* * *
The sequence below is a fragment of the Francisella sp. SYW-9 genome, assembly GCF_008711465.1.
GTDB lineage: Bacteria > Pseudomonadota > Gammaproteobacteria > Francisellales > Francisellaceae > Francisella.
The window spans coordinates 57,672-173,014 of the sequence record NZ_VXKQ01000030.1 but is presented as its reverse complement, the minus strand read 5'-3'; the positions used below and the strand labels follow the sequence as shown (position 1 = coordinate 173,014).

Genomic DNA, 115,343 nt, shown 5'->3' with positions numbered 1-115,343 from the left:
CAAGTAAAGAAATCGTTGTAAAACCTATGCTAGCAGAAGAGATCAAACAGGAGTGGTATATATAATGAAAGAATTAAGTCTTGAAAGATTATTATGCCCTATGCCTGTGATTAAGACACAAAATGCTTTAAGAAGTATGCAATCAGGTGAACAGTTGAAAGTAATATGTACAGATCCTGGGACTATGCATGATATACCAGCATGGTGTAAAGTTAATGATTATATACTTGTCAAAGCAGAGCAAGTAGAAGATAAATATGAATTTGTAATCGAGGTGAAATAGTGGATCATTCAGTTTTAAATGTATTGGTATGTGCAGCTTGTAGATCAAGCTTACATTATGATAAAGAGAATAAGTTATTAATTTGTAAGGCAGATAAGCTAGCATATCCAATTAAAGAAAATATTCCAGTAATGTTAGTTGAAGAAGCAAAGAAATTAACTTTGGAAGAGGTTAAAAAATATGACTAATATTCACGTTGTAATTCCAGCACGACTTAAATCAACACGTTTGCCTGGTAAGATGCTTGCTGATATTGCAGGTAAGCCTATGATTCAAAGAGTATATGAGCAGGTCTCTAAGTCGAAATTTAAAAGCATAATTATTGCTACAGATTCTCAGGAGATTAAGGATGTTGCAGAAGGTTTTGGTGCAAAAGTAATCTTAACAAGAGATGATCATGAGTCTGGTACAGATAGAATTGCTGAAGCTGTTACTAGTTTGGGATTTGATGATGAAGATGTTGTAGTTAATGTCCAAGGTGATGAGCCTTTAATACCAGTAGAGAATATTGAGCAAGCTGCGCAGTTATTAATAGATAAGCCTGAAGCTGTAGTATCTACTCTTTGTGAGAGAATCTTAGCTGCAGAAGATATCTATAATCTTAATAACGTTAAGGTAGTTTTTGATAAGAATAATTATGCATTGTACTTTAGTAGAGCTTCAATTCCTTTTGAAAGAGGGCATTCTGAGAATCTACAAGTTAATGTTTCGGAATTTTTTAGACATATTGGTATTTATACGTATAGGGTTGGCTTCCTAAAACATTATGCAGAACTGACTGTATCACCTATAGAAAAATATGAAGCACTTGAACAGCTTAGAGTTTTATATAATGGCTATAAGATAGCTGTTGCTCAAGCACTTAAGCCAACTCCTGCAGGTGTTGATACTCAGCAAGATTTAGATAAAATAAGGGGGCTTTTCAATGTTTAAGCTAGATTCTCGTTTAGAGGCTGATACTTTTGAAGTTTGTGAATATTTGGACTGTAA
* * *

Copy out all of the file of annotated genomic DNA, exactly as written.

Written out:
The sequence below is a fragment of the Francisella sp. SYW-9 genome, assembly GCF_008711465.1.
GTDB lineage: Bacteria > Pseudomonadota > Gammaproteobacteria > Francisellales > Francisellaceae > Francisella.
The window spans coordinates 57,672-173,014 of the sequence record NZ_VXKQ01000030.1 but is presented as its reverse complement, the minus strand read 5'-3'; the positions used below and the strand labels follow the sequence as shown (position 1 = coordinate 173,014).

Genomic DNA, 115,343 nt, shown 5'->3' with positions numbered 1-115,343 from the left:
CAAGTAAAGAAATCGTTGTAAAACCTATGCTAGCAGAAGAGATCAAACAGGAGTGGTATATATAATGAAAGAATTAAGTCTTGAAAGATTATTATGCCCTATGCCTGTGATTAAGACACAAAATGCTTTAAGAAGTATGCAATCAGGTGAACAGTTGAAAGTAATATGTACAGATCCTGGGACTATGCATGATATACCAGCATGGTGTAAAGTTAATGATTATATACTTGTCAAAGCAGAGCAAGTAGAAGATAAATATGAATTTGTAATCGAGGTGAAATAGTGGATCATTCAGTTTTAAATGTATTGGTATGTGCAGCTTGTAGATCAAGCTTACATTATGATAAAGAGAATAAGTTATTAATTTGTAAGGCAGATAAGCTAGCATATCCAATTAAAGAAAATATTCCAGTAATGTTAGTTGAAGAAGCAAAGAAATTAACTTTGGAAGAGGTTAAAAAATATGACTAATATTCACGTTGTAATTCCAGCACGACTTAAATCAACACGTTTGCCTGGTAAGATGCTTGCTGATATTGCAGGTAAGCCTATGATTCAAAGAGTATATGAGCAGGTCTCTAAGTCGAAATTTAAAAGCATAATTATTGCTACAGATTCTCAGGAGATTAAGGATGTTGCAGAAGGTTTTGGTGCAAAAGTAATCTTAACAAGAGATGATCATGAGTCTGGTACAGATAGAATTGCTGAAGCTGTTACTAGTTTGGGATTTGATGATGAAGATGTTGTAGTTAATGTCCAAGGTGATGAGCCTTTAATACCAGTAGAGAATATTGAGCAAGCTGCGCAGTTATTAATAGATAAGCCTGAAGCTGTAGTATCTACTCTTTGTGAGAGAATCTTAGCTGCAGAAGATATCTATAATCTTAATAACGTTAAGGTAGTTTTTGATAAGAATAATTATGCATTGTACTTTAGTAGAGCTTCAATTCCTTTTGAAAGAGGGCATTCTGAGAATCTACAAGTTAATGTTTCGGAATTTTTTAGACATATTGGTATTTATACGTATAGGGTTGGCTTCCTAAAACATTATGCAGAACTGACTGTATCACCTATAGAAAAATATGAAGCACTTGAACAGCTTAGAGTTTTATATAATGGCTATAAGATAGCTGTTGCTCAAGCACTTAAGCCAACTCCTGCAGGTGTTGATACTCAGCAAGATTTAGATAAAATAAGGGGGCTTTTCAATGTTTAAGCTAGATTCTCGTTTAGAGGCTGATACTTTTGAAGTTTGTGAATATTTGGACTGTAA